Per user SSHFS automount using user's SSH configuration
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README.org

autosshfs – Per user SSHFS automount using user’s SSH config and keys.

Introduction

Autofs doesn’t provide an easy way to mount SSHFS filesystems as a regular user. HOWTOs abound on the topic, but rarely propose a solution involving the user’s ssh-agent and password-protected keys.

Autosshfs provides helper scripts to manage user automounts using SSHFS and keychain.

This program was heavily inspired by Josh Jackson’s autofs_sshfs, published at http://pturing.firehead.org/software/autofs_sshfs/

License

Copyright 2011,2012,2013 hellekin <hellekin@cepheide.org>

This program is free software: you can redistribute it and/or modify it under the terms of the GNU Affero General Public License as published by the Free Software Foundation, either version 3 of the License, or (at your option) any later version.

See: COPYING (or run make license if you’re online)

Requirements

  • sudo privilege (for installation)
  • ssh, sshfs, autofs, keychain, ssh-askpass, shadow-utils

Quick Install

   sudo apt-get install keychain ssh-askpass sshfs autofs
   git clone https://github.com/hellekin/autosshfs.git
   cd autosshfs && sudo make install
   sudo autosshfs-user add $(id -un)

If you don’t already have an SSH key, create one now

   if [ ! -r $HOME/.ssh/id_ecdsa ]; then ssh-keygen -b 521 -t ecdsa; fi
   ssh-copy-id [user@]yourremotehost[:port]

You MUST copy the public part of the SSH key to the user@yourremotehost’s .ssh/authorized_keys file in order to allow password-less connections. ssh-copy-id will do that for you. Connections will silently fail if your public key isn’t known to the remote host (internally, the automount daemon will be waiting at a “Password: ” prompt).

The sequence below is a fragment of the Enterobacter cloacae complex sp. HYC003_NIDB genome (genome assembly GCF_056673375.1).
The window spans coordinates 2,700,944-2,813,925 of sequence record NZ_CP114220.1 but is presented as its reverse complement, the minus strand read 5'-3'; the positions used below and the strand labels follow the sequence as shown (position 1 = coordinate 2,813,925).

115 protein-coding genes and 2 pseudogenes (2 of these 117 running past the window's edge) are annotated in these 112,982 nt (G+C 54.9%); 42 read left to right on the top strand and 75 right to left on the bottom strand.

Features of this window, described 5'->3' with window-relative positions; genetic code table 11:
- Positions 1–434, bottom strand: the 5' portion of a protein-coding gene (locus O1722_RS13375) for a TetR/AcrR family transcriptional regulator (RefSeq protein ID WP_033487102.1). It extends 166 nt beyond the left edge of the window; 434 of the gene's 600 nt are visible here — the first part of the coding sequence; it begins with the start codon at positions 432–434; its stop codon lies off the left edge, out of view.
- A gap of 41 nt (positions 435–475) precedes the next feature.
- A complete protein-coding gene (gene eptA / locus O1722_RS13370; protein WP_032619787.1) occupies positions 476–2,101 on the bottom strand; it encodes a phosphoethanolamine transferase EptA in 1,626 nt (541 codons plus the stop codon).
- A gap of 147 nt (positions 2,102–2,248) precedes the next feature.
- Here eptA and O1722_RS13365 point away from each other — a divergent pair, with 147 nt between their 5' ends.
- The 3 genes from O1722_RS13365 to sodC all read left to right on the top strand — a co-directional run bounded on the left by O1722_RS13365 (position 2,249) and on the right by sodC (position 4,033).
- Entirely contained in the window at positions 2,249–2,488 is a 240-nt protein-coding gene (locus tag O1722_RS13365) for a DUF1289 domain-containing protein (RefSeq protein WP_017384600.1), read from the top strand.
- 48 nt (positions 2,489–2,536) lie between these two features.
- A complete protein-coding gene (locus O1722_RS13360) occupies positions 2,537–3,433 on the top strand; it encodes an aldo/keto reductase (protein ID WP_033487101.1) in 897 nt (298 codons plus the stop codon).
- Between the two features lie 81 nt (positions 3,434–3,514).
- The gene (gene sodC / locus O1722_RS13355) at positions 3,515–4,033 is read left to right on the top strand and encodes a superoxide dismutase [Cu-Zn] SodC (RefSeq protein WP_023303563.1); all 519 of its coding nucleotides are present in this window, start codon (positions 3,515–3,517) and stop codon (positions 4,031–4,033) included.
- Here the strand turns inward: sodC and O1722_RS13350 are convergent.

Usage

   ls ~/mnt/ssh/[user@]yourremotehost[:port]

This will cause the autofs automount to attempt an SSH connection to [user@]yourremotehost[:port]

The values denoted by square brackets are optional.

By default the connection to ‘yourremotehost’ will use the same user-name as you have on the localhost. It is possible to specify a different user-name and a non-standard port for connections to ‘yourremotehost’.

The following are all valid:

   ls ~/mnt/ssh/yourremotehost
   ls ~/mnt/ssh/yourremotehost:1234
   ls ~/mnt/ssh/user@yourremotehost
   ls ~/mnt/ssh/user@yourremotehost:1234

Operation

This section describes how the whole thing works.

/etc/auto.master (or /etc/autofs/auto.master)

  1. Each entry MUST point to under user’s $HOME. We assume it takes the form
     /home/$USER/mnt/ssh/mountpoint

In any other case it will break.

  1. UID and GID must match id -u $USER and id -g $USER
  2. $USER must be in group autossh

Example:

  /home/joe/mnt/ssh program:/usr/local/bin/autosshfs-map uid=1234,gid=1234,--timeout=600,--ghost

Since @7f2007b, workaround=rename is enabled by default to mimick POSIX behavior when renaming files (see Issue #4), e.g., to avoid issues with moving files in SVN repositories. If that option is not what you want, please reopen the issue so we devise a better solution.

autosshfs-user

This program enables or disables the automount service for a user.

Running autosshfs-user add joe will:

  • add joe to the autosshfs group
  • create a autosshfs-as-joe sudo wrapper for SSH
  • register the user automounter in auto.master
  • restart autofs

Running autosshfs-user del joe will:

  • remove joe from the autosshfs group
  • remove the autosshfs-as-joe script
  • remove joe’s entry in auto.master
  • restart autofs

autosshfs-map

Returns the autofs map for the requested host.

Mountpoints are under /home/$USER/mnt/ssh

The whole remote host’s filesystem is mounted, only accessible to the user.

The script is called from auto.master.

autosshfs-ssh

A wrapper to the ssh command that will force automount to use the user’s SSH setup, including password-protected SSH keys, as long as they’re available to the keychain.

It is called by autosshfs-as-joe (using sudo) and loads joe’s keychain.